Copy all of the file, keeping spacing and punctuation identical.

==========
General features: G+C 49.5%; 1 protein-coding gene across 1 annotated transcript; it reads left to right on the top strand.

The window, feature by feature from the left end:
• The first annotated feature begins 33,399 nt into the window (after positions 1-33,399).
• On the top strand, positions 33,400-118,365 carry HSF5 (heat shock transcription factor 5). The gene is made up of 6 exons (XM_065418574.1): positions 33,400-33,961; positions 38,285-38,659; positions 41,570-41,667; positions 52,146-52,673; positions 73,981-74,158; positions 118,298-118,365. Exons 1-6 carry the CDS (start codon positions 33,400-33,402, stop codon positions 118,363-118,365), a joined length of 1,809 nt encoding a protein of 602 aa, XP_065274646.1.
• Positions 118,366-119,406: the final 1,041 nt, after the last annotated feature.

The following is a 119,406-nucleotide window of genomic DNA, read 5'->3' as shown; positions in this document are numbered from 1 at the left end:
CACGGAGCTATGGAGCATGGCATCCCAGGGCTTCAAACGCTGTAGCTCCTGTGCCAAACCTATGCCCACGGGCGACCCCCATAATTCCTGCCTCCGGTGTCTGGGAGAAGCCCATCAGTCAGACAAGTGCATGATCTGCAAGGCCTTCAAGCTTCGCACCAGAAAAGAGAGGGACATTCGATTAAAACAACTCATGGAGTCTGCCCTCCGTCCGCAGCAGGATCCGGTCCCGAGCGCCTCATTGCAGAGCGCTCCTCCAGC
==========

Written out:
General features: G+C 49.5%; 1 protein-coding gene across 1 annotated transcript; it reads left to right on the top strand.

The window, feature by feature from the left end:
• The first annotated feature begins 33,399 nt into the window (after positions 1-33,399).
• On the top strand, positions 33,400-118,365 carry HSF5 (heat shock transcription factor 5). The gene is made up of 6 exons (XM_065418574.1): positions 33,400-33,961; positions 38,285-38,659; positions 41,570-41,667; positions 52,146-52,673; positions 73,981-74,158; positions 118,298-118,365. Exons 1-6 carry the CDS (start codon positions 33,400-33,402, stop codon positions 118,363-118,365), a joined length of 1,809 nt encoding a protein of 602 aa, XP_065274646.1.
• Positions 118,366-119,406: the final 1,041 nt, after the last annotated feature.

The following is a 119,406-nucleotide window of genomic DNA, read 5'->3' as shown; positions in this document are numbered from 1 at the left end:
CACGGAGCTATGGAGCATGGCATCCCAGGGCTTCAAACGCTGTAGCTCCTGTGCCAAACCTATGCCCACGGGCGACCCCCATAATTCCTGCCTCCGGTGTCTGGGAGAAGCCCATCAGTCAGACAAGTGCATGATCTGCAAGGCCTTCAAGCTTCGCACCAGAAAAGAGAGGGACATTCGATTAAAACAACTCATGGAGTCTGCCCTCCGTCCGCAGCAGGATCCGGTCCCGAGCGCCTCATTGCAGAGCGCTCCTCCAGC